PHARMAssist: Helping seniors for 20 years
When 77-year-old Edith Creveling moved with her husband from New York to Durham 10 years ago, the couple faced a dilemma.
They could pay $400 a month for their medications and go without groceries, or skimp on the drugs that her husband, who had Parkinson’s disease, needed.
She found a solution.
It’s called Senior PHARMAssist, a nonprofit that’s helped more than 10,000 Durham seniors with their medications since it began 20 years ago.
For many participants, PHARMAssist has made the difference between an impoverished life and one with hope.
“They have been fantastic,” Creveling, now a widow, said. “They’ve helped me so much. It’s been a blessing.”
PHARMAssist helped steer Creveling to a Medicare plan that was right for her and paid for almost all the couple’s medications.
But the agency helped her with things beyond medicine. When her furnace was about to die, PHARMAssist got her a new one. And when her roof was crumbling, they linked her with volunteers who replaced it.
“Every time I go there, they ask: ‘Is there anything you need?’ ” Creveling said.
After her husband died in 2009, Creveling had open-heart surgery and PHARMAssist was there again to help with her meds.
“They take their time and listen to me,” she said. “They listen to my needs.”
The person leading PHARMAssist since its inception is Gina Upchurch, executive director. She said the agency does four things:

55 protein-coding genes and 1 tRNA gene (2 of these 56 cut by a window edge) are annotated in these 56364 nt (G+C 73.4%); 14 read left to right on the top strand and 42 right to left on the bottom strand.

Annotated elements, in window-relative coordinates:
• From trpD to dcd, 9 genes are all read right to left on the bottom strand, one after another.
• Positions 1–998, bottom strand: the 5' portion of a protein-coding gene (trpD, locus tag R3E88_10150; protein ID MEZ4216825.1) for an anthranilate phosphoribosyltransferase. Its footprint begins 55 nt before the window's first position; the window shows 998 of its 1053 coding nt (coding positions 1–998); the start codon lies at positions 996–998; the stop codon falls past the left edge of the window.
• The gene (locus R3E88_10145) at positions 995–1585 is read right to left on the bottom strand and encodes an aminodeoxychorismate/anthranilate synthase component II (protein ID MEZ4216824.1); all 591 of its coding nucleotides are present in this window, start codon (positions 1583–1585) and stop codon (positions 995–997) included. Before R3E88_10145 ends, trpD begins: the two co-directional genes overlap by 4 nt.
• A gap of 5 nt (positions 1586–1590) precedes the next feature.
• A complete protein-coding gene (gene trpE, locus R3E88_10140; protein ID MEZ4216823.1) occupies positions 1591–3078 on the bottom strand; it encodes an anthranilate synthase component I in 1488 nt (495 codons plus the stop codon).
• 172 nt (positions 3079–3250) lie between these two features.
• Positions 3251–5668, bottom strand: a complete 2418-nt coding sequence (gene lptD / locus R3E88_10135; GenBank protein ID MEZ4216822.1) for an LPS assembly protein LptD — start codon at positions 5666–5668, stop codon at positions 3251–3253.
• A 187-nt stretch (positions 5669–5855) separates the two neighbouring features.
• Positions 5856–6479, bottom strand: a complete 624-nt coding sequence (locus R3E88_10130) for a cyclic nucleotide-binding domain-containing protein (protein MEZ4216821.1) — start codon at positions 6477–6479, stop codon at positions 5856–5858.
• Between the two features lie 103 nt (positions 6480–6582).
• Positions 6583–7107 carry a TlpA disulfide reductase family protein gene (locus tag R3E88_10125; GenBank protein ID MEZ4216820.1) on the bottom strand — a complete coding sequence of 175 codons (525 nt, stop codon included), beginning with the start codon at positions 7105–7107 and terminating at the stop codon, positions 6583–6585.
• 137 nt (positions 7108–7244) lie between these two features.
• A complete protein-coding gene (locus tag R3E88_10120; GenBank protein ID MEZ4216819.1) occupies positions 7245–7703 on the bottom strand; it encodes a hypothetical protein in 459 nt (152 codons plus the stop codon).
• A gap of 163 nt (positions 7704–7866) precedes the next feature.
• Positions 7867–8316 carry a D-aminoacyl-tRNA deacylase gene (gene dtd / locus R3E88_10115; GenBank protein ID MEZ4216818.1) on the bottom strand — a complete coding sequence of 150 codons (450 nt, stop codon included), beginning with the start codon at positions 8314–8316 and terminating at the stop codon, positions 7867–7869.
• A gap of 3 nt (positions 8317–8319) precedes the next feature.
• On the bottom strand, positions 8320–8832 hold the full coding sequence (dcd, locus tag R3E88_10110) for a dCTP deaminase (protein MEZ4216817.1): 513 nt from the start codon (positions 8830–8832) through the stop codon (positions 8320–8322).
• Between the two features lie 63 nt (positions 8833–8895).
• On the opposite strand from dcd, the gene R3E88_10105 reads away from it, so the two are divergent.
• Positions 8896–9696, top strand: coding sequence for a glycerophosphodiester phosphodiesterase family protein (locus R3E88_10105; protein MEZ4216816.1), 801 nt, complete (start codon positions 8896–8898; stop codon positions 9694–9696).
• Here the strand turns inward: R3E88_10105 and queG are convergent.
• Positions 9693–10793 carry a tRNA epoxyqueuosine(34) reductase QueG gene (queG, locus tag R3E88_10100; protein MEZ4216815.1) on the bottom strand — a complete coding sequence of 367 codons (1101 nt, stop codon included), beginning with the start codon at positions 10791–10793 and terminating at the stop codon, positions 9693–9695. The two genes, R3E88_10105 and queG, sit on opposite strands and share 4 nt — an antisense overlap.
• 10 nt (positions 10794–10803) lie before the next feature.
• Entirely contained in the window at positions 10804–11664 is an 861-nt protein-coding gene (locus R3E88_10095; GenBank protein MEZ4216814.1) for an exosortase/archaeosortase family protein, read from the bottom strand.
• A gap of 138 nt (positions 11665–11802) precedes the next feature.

-- Helps those 60 and older with low incomes pay for medicine.
-- Helps them manage their medications.
-- Finds other community resources to help them. That might include arranging for home-delivered meals or getting a ramp installed at their home.
-- Provides Medicare counseling.
“Not only do we help with health literacy, but we help with insurance literacy,” Upchurch said. “The goal is to keep people independent and engaged in their community as long as possible.”
This year, the agency expects to help about 1,700 people.
Some are struggling to stay independent in their homes. They often live alone and “are just able to get by with some assistance,” Upchurch said. “They bring all their medicines in, and we go through them all” and offer advice. “Some have been with us for 10 years or more.”
“They can call us anytime if they need extra food or a handicap sticker, for example,” Upchurch said. “We’re there for them very consistently.”
A 2006 study showed how valuable the agency is: Those who had been in the PHARMAssist program for two years had 51 percent fewer hospital stays and 27 percent fewer emergency room visits.
“We’re proud of that,” Upchurch said. “We proud that we do emphatically makes a difference in their lives.”
In addition, she said, the agency has shown that the typical participant who gets Medicare counseling from PHARMAssist saves an average of $600.
“Two-thirds of people we help need to switch plans each year,” Upchurch said. “We see Medicare beneficiaries doing what they’ve always done and not comparing plans, but it pays to compare.”
Upchurch said it’s gratifying to have a job that improves people’s lives.
“We honor older adults, and believe that they are very precious,” she said. “We’re driven in all things to recognize that.”